Tuesday, 22 January 2013

The perils of eating partly cooked Fish!!

Well we got to Pisco and the hostel was good and there was water in the pool, which of course makes it a mecca for holidaying Peruvian families. Pisco is an odd sort of place, still recovering from the 2007 earthquake that destroyed 80% of the city, close enough to the fish meal factories to have an awful aroma when the wind changes direction and with a "beach" that is so dangerous that the locals don't use it. We were one of only 5-6 other foreign tourists and took great care where we went in town. I arrived with a bit of a delicate stomach and left with a worse one.

The absolute highlight was a trip to the Ballestas islands, which had so many seabirds you could hardly see the rock, the air was pungent with the smell of the sea lions and there were cute Humbodt penguins. We shared our trip with a boatload of Peruvians so it wasn't quiet. We left from Paracas, which was a place we had thought about staying in but it wasn't great and a local lad said not to go in the sea as it is full of chemicals and it irritates the skin!!

After our boat trip we thought we would have a quiet lunch, we had spotted a huge cruise ship and guess what............they were spending the day in Paracas. It had left Florida in early January and was a 5 month round the world cruise. 90% of the passengers were American so prices in town were inflated!!  We met one guy who was on his 41st cruise, he was 87 and still quite sprightly  Chris tried a couple of times to stop the Yanks getting ripped off by rubbish exchange rates but I think it is a international pastime. So our quiet lunch ended up in a little cafe full of local workmen -always a good sign about the food. We had lovely freshly cooked fish with salad.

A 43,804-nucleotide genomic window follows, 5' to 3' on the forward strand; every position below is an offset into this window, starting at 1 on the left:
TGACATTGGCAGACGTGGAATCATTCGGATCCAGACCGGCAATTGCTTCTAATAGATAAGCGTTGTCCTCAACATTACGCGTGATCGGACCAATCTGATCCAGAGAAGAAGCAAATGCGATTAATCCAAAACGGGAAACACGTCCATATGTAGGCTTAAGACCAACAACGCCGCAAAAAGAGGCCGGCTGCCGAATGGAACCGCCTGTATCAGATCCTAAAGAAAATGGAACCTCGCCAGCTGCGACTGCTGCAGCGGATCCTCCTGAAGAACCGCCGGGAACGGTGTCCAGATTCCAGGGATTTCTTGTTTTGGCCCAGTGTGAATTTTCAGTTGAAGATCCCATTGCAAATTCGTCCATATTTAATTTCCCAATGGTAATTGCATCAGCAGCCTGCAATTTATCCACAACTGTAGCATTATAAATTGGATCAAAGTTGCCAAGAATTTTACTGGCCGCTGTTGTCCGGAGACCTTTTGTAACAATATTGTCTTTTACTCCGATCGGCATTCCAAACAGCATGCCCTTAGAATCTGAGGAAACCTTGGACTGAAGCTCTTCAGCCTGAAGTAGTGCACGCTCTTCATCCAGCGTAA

Buoyed by this we went the next day to San Andres , which made Pisco look good, and had a fish fest. Mine was a whole fish and as i got to the centre it wasn't properly cooked............and despite having it cooked was sufficient to make me ill. We were leaving the next day for Ayacucho and a 6 hour bus journey, so filled myself with Imodium. This worked fine for the journey, although when we got to 4,000m I had a weird episode with probably a drop in my blood pressure.